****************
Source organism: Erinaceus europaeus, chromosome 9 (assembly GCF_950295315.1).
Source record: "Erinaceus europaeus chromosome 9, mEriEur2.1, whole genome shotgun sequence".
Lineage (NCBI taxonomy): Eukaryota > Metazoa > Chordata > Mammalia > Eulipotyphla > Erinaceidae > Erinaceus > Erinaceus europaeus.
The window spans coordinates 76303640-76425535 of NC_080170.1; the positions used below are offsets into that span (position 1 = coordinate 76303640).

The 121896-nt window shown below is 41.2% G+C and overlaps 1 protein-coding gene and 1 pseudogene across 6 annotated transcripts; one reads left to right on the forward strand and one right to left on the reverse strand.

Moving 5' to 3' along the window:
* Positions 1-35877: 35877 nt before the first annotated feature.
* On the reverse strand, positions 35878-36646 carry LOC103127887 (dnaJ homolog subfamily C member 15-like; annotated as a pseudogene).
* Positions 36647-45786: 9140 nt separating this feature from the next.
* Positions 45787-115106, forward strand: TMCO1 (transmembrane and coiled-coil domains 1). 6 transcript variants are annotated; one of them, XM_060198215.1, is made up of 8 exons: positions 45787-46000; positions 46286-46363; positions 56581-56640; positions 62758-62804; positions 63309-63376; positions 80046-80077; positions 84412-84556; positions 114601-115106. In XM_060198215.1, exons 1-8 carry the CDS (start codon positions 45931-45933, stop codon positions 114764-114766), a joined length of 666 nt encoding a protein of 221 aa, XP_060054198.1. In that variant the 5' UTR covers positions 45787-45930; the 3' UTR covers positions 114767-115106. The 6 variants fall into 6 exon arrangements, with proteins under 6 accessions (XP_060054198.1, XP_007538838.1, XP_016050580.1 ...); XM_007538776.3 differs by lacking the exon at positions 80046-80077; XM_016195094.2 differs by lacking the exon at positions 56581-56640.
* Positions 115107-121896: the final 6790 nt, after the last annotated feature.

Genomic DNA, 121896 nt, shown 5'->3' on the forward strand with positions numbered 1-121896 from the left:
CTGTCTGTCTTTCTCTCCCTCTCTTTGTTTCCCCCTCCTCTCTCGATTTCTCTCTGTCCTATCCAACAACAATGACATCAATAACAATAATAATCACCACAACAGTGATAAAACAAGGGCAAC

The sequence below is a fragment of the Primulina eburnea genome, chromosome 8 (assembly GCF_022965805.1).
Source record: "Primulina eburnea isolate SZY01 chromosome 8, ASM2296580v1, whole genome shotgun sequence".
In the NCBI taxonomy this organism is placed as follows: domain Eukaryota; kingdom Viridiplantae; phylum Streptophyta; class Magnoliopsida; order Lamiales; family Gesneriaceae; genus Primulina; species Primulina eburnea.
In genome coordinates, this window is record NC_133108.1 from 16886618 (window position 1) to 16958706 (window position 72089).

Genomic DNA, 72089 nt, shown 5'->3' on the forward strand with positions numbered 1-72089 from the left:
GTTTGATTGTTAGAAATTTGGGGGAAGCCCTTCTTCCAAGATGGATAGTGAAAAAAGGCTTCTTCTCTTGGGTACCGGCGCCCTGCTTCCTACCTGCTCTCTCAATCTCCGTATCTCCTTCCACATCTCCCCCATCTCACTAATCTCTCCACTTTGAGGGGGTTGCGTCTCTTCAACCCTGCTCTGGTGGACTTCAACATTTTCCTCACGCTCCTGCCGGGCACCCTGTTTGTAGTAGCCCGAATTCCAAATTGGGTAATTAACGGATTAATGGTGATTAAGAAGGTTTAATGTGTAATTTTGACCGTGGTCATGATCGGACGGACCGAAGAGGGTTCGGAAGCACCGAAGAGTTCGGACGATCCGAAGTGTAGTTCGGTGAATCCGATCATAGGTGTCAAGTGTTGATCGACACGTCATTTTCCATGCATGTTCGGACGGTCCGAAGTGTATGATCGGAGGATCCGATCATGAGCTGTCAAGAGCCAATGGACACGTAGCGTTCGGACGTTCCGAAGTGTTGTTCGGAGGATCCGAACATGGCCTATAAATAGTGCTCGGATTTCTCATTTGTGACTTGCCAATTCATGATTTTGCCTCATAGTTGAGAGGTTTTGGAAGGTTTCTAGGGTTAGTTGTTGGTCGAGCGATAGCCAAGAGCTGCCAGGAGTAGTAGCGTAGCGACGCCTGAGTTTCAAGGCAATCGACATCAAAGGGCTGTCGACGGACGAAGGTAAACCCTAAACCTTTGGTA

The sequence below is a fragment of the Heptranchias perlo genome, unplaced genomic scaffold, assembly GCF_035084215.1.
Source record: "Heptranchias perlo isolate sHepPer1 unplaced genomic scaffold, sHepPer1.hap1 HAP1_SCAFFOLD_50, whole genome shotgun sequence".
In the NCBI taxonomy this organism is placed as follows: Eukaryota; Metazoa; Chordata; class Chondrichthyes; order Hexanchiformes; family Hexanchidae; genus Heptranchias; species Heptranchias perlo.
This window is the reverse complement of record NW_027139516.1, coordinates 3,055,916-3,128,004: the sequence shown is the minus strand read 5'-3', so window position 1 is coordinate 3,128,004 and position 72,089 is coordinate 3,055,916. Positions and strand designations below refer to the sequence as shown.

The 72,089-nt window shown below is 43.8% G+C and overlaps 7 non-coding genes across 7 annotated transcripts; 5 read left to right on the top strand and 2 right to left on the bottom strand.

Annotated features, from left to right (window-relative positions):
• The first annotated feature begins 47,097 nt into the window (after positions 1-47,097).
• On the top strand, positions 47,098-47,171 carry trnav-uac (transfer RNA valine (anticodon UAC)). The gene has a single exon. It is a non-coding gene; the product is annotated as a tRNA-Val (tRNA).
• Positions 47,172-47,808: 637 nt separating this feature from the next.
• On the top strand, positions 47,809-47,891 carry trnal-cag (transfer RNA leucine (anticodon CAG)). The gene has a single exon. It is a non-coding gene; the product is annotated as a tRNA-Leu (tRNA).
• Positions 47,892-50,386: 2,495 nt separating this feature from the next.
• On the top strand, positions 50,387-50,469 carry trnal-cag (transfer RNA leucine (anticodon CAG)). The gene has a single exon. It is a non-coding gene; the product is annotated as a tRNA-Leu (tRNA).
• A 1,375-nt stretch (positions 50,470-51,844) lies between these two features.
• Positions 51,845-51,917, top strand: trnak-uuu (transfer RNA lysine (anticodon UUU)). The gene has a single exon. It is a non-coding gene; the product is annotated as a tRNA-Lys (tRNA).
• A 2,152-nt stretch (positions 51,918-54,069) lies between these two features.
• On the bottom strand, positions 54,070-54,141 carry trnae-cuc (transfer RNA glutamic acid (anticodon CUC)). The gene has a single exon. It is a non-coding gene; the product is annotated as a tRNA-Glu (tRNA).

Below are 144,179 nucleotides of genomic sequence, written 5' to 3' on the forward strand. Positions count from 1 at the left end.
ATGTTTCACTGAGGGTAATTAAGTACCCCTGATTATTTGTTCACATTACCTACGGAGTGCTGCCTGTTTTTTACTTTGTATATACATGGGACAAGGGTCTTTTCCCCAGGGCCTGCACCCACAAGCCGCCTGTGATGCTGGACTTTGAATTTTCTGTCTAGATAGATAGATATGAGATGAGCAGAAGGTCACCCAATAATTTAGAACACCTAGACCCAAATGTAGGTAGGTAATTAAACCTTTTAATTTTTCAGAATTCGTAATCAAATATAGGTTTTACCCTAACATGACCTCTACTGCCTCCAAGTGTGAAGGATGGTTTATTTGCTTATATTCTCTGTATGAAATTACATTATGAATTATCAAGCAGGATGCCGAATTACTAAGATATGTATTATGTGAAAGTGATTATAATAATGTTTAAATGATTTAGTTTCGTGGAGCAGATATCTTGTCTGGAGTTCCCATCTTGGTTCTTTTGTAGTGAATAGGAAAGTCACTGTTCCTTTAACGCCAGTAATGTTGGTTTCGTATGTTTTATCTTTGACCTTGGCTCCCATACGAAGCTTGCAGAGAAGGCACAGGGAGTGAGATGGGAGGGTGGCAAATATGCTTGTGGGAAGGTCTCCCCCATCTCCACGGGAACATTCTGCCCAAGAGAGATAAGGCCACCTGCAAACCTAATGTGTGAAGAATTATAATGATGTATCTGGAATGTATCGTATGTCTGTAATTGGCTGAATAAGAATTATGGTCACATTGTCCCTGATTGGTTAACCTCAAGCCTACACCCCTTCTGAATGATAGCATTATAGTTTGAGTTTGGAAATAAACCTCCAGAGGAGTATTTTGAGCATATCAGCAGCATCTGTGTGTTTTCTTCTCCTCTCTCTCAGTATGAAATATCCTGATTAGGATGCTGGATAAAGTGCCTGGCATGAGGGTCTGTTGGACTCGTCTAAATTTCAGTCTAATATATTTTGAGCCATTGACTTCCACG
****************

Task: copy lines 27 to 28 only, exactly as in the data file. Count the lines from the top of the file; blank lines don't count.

• On the top strand, positions 47,098-47,171 carry trnav-uac (transfer RNA valine (anticodon UAC)). The gene has a single exon. It is a non-coding gene; the product is annotated as a tRNA-Val (tRNA).
• Positions 47,172-47,808: 637 nt separating this feature from the next.